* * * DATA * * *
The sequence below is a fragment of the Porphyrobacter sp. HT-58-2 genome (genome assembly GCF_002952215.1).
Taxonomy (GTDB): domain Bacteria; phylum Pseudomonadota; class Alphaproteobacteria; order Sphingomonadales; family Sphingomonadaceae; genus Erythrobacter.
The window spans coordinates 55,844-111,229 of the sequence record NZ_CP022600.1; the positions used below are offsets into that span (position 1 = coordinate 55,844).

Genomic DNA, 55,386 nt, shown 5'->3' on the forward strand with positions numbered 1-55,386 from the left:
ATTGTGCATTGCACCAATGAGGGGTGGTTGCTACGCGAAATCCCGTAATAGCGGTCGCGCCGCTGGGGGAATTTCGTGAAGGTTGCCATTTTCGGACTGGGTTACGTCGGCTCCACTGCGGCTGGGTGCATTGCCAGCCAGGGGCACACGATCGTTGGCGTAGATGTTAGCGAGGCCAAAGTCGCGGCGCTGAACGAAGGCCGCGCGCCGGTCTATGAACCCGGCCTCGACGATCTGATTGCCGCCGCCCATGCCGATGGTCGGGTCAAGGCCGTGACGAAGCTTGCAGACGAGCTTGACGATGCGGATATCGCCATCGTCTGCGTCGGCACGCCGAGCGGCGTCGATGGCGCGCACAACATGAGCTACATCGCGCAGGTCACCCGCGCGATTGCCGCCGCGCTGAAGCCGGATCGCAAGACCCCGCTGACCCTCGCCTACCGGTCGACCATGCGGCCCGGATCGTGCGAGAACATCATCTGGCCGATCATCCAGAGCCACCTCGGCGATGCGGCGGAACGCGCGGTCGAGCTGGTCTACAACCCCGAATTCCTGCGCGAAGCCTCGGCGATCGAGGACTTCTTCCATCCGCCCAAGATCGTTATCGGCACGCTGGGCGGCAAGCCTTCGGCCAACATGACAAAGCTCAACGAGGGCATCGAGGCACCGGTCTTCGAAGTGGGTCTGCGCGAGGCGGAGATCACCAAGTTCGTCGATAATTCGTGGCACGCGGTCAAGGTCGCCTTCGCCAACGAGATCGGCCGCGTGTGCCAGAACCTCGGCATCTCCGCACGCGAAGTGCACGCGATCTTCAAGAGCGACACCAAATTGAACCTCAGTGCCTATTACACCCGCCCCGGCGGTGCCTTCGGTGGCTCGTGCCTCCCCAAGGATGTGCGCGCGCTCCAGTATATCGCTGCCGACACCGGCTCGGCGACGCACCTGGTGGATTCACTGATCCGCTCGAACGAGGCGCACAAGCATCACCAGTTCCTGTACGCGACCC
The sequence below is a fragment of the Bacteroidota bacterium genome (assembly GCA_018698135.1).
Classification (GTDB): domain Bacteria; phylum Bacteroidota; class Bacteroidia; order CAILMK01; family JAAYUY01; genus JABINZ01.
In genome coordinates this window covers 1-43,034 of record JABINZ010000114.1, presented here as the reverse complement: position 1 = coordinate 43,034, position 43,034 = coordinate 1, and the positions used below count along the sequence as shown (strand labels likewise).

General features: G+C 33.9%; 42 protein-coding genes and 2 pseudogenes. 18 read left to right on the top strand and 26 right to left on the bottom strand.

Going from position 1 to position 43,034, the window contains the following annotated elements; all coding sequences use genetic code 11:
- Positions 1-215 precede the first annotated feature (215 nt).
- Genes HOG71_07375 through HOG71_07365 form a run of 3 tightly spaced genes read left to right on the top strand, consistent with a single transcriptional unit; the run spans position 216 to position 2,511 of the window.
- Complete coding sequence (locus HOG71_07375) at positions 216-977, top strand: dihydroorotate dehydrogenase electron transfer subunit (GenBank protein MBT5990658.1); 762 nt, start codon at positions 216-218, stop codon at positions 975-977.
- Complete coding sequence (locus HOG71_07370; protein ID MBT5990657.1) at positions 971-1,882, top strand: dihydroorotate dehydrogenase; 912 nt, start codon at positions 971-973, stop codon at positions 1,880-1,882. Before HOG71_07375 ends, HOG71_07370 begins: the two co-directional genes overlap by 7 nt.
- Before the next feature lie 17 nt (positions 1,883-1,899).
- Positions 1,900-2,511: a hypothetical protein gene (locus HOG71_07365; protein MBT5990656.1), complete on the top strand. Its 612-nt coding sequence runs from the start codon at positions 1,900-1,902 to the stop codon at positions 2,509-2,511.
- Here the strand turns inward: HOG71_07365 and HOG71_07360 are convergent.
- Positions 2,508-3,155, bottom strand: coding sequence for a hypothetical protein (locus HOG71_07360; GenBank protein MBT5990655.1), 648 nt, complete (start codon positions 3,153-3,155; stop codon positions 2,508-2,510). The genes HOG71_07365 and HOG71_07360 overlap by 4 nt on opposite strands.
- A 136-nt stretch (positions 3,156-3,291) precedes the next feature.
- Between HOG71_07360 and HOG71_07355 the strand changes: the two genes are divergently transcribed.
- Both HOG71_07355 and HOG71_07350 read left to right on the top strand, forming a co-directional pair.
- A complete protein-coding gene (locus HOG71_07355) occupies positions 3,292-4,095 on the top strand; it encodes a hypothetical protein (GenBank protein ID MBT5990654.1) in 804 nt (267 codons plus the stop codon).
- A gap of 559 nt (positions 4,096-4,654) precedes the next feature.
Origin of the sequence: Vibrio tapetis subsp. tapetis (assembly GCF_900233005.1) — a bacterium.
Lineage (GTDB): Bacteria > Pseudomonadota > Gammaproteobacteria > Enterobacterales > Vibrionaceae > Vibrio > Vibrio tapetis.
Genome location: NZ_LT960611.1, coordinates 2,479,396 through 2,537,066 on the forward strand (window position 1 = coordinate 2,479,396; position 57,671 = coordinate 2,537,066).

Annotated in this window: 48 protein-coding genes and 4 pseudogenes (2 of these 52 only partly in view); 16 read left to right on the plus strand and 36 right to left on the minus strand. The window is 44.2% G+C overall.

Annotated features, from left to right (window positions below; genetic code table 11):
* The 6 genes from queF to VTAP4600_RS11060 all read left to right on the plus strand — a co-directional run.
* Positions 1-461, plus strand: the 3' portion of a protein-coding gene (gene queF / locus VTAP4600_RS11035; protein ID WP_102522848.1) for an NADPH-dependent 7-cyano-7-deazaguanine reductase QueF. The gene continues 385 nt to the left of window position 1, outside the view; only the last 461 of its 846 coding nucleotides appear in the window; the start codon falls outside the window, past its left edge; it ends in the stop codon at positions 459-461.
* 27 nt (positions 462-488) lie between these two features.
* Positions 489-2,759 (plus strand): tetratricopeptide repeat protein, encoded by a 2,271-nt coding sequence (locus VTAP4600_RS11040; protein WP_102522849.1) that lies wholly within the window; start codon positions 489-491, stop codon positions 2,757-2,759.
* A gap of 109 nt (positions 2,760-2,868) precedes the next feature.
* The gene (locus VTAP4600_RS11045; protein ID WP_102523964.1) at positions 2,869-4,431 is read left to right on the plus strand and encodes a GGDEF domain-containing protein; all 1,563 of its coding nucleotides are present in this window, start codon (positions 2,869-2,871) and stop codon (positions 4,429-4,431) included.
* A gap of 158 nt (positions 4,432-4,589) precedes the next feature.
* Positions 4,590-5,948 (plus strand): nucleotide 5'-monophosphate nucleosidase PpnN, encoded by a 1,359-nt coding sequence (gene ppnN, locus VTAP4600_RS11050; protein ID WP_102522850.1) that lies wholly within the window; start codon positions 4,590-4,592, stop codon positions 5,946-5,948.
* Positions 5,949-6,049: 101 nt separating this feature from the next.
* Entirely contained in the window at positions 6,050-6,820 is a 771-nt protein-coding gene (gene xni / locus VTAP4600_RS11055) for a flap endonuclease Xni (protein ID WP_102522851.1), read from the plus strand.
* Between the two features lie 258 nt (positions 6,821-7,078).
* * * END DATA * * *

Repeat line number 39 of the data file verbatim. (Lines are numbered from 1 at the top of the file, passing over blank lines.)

* Between the two features lie 258 nt (positions 6,821-7,078).